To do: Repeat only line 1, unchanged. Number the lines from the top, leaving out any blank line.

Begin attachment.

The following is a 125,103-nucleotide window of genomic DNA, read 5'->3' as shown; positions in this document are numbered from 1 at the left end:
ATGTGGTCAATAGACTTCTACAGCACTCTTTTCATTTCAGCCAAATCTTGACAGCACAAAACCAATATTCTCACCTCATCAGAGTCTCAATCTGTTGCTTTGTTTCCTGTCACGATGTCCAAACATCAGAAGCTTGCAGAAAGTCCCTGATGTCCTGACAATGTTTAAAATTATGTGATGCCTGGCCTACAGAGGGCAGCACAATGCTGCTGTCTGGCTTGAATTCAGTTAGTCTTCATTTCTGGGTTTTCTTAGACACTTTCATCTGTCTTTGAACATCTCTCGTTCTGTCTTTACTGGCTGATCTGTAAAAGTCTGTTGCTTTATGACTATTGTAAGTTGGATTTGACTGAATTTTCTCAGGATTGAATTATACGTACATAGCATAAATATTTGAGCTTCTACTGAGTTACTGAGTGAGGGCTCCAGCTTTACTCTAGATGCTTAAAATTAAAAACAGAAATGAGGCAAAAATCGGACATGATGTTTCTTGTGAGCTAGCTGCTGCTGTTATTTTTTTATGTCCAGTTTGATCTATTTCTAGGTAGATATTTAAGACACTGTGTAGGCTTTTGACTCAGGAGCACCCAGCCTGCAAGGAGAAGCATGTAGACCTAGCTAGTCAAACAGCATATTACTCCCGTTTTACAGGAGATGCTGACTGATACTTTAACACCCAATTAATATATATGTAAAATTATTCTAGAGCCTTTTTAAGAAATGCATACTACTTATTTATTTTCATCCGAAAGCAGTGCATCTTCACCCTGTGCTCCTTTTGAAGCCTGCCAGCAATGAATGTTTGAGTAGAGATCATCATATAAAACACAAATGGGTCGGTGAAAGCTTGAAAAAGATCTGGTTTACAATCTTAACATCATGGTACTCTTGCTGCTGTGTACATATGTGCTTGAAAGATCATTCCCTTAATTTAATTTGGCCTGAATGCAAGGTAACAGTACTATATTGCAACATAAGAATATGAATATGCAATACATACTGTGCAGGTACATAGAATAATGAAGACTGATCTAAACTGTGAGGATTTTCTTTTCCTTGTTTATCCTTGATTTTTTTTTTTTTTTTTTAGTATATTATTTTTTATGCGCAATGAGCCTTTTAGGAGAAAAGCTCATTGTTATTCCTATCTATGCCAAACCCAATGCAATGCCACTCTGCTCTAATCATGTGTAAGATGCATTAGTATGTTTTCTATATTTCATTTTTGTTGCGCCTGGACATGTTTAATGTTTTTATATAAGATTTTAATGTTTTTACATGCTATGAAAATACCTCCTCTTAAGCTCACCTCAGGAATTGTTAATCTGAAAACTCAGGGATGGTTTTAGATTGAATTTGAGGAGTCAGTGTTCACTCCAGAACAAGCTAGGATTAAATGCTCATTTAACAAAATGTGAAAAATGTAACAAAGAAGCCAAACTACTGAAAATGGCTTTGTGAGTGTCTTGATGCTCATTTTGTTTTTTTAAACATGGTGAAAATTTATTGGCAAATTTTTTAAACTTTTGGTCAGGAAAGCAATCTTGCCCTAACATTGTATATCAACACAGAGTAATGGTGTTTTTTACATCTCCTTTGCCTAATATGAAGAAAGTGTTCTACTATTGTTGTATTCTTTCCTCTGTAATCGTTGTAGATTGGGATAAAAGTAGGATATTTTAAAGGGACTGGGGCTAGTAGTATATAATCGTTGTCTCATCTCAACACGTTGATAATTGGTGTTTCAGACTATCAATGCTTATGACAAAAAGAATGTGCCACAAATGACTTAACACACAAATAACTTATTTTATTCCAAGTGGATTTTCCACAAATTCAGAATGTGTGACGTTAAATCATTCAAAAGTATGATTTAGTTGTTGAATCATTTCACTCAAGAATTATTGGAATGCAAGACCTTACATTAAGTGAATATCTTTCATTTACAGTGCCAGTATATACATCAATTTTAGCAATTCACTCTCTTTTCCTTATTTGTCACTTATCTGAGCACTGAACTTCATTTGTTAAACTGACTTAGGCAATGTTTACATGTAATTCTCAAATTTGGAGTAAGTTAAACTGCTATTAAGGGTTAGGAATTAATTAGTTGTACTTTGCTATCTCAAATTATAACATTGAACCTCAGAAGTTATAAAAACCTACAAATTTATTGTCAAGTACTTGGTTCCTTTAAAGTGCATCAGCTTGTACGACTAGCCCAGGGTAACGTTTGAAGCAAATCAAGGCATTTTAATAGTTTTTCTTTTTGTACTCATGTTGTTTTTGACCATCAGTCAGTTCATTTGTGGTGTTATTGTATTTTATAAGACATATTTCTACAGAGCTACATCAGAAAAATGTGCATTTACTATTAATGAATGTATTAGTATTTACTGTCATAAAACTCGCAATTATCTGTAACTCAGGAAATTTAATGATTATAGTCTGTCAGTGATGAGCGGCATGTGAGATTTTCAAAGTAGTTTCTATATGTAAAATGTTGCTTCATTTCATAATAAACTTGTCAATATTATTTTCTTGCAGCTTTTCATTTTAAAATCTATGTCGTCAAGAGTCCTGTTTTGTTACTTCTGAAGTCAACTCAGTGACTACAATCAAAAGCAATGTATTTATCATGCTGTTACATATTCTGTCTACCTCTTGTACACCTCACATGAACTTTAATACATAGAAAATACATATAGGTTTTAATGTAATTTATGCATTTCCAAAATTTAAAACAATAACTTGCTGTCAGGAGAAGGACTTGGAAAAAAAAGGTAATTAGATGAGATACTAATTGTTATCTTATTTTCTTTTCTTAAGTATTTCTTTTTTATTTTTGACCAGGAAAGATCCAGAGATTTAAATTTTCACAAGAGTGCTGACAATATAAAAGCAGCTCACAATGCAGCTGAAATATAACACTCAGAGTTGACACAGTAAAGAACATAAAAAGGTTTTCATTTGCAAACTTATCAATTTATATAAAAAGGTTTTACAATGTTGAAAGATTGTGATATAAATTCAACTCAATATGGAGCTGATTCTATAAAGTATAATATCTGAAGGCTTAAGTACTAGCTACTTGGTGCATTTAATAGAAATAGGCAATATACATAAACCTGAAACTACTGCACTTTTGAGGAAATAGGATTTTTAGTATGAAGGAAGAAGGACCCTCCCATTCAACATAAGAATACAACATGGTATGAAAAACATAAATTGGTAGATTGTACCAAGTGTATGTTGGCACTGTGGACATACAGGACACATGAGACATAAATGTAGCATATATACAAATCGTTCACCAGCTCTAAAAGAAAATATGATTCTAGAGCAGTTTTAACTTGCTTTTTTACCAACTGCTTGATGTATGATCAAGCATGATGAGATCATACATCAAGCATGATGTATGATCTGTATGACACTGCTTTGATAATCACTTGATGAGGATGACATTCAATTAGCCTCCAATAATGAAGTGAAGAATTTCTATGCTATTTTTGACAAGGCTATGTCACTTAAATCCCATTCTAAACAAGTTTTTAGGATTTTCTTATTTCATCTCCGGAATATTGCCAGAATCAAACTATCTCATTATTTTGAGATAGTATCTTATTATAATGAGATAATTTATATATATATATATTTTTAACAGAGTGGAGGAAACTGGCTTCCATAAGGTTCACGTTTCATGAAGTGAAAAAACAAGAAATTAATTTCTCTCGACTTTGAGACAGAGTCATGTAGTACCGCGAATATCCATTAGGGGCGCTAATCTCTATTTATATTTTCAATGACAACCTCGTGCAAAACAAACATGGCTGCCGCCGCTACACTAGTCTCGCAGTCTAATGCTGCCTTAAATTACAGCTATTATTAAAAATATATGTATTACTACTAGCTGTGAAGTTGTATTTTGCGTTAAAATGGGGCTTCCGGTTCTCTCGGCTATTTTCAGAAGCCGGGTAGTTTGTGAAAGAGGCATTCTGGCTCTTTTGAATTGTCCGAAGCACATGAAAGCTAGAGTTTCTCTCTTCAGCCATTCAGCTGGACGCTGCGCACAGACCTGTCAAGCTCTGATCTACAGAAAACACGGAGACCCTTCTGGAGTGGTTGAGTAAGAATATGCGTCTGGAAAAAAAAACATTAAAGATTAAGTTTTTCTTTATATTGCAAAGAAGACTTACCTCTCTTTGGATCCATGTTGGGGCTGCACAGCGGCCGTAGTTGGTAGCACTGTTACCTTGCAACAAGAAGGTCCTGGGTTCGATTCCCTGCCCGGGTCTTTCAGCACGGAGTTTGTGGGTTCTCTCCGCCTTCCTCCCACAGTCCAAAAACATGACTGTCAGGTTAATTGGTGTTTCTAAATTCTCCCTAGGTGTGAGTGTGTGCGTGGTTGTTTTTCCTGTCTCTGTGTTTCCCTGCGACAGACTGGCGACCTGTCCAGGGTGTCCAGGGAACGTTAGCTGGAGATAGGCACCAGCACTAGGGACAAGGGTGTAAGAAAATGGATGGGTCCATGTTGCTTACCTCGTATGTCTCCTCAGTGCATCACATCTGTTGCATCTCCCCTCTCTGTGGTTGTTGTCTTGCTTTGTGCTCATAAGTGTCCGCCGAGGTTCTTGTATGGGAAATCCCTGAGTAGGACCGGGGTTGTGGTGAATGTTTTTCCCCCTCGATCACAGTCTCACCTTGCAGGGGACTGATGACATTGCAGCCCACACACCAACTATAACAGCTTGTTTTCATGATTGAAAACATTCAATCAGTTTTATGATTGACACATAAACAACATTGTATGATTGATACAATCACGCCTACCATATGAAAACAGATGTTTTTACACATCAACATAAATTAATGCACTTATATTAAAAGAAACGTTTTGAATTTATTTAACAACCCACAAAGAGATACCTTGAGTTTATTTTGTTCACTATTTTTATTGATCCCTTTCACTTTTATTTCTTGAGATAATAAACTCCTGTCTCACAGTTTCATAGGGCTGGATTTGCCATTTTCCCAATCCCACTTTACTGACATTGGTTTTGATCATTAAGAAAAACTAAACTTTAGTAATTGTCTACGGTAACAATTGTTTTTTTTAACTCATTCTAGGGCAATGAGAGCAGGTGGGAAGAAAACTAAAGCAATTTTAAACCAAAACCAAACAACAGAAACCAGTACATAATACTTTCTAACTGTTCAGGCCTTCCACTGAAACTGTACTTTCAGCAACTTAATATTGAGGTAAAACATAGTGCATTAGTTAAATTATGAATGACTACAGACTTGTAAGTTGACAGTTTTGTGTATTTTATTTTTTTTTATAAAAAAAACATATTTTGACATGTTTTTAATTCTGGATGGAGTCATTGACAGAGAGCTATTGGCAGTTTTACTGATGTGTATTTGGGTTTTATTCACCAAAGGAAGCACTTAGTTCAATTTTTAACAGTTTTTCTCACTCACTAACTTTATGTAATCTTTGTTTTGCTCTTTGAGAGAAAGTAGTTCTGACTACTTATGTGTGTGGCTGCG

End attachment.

The following is a 125,103-nucleotide window of genomic DNA, read 5'->3' as shown; positions in this document are numbered from 1 at the left end: